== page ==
This article was written in 2002.

"It kept breaking down and it never took enough money."

If you've ever asked a bar owner why they took the pinball game out of their location, chances are you will have received that kind of reply.

Valid complaints, surely?

Let's look at the two individually.

"It kept breaking down" - that's not really anything we as players can do anything about. Or is it?

Stern do their best to make their machines reliable, but the more complex the toys we players demand, the more likely they are to break. The solution recently employed is to make the moving parts insignificant to gameplay. A toy may move, flash and suffer abuse, but it shouldn't incapacitate the game if it breaks. Look at The Simpsons Pinball Party - the biggest moving part on the game is Homer, and he could be totally missing without affecting the game in the slightest. Medieval Madness - if the castle falls apart more than it is supposed to, so what? You can still rule the kingdom if you make the shots.

So reliability should be improving but it still requires quality control at the factory. When a bunch of games go out with a fatal manufacturing error which traps the ball and effectively kills the game, that's just not good enough. It happened and I have one such game. It was only a five minute job to fix it, but it simply shouldn't be needed.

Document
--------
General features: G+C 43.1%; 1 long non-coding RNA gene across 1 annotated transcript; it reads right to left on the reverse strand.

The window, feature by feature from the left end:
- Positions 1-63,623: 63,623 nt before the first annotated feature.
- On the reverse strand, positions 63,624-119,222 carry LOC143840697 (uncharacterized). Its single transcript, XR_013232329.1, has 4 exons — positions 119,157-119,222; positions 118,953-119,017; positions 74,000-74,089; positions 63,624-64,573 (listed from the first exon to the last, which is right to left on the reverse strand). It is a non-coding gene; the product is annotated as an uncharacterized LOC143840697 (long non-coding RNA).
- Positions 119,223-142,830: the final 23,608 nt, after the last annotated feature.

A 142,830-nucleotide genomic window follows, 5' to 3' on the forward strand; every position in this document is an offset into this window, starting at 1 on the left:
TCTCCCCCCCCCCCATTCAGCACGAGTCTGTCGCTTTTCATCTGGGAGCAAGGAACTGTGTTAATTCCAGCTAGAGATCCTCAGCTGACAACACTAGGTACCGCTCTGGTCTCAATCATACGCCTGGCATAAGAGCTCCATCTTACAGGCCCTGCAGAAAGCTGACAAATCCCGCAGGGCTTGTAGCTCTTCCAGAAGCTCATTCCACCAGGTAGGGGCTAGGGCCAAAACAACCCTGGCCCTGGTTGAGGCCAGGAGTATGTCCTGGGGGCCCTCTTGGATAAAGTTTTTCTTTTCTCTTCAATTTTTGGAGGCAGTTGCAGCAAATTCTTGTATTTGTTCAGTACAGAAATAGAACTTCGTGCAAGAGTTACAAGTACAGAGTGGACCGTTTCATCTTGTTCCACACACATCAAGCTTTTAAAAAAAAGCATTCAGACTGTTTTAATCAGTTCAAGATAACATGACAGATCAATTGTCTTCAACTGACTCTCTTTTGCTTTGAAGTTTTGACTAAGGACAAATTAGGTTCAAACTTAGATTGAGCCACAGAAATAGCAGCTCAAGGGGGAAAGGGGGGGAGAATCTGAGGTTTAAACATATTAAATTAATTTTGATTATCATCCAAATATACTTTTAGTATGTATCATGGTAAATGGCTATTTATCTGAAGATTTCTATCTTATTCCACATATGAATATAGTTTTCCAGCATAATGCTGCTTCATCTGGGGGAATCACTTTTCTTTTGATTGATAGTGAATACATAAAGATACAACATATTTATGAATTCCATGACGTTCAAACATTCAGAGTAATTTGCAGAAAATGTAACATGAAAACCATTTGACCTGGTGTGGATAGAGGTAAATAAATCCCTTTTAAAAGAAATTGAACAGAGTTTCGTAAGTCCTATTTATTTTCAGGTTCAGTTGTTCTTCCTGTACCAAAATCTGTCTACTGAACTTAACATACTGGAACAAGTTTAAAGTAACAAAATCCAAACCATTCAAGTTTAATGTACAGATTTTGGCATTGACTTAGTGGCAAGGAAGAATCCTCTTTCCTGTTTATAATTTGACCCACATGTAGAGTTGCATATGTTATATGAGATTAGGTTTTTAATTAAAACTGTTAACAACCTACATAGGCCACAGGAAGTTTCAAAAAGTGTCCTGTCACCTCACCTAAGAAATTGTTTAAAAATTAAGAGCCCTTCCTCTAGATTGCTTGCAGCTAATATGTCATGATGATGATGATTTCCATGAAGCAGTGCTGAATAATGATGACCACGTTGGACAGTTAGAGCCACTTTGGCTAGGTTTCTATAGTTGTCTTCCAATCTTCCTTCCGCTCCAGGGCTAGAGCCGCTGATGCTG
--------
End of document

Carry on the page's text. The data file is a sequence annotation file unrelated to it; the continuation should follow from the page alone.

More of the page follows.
Mud sticks and so restoring pinball's reputation as a reliable money earner will take years from the point where there are zero defects leaving the factory and the games keep working without faults, and we're not quite at that point yet. It's partly game design and partly manufacturing reliability, so that's all Stern's responsibility, and they're well aware of it.

The best thing location owners can do it put a sheet of paper next to the game or behind the bar, so that players can note down problems for the operator to fix at the next visit. It keeps the game earning, and lets players know that their complaints will be addressed and doesn't constantly annoy the staff. If you have a favourite bar location, suggest it to them - it will make everyone's life easier.

If reliability is slowly improving what about the complaint about poor income from the games?

The main problem here is that pub and bar owners judge a pinball game's income as being the contents of the cash box, but it's not.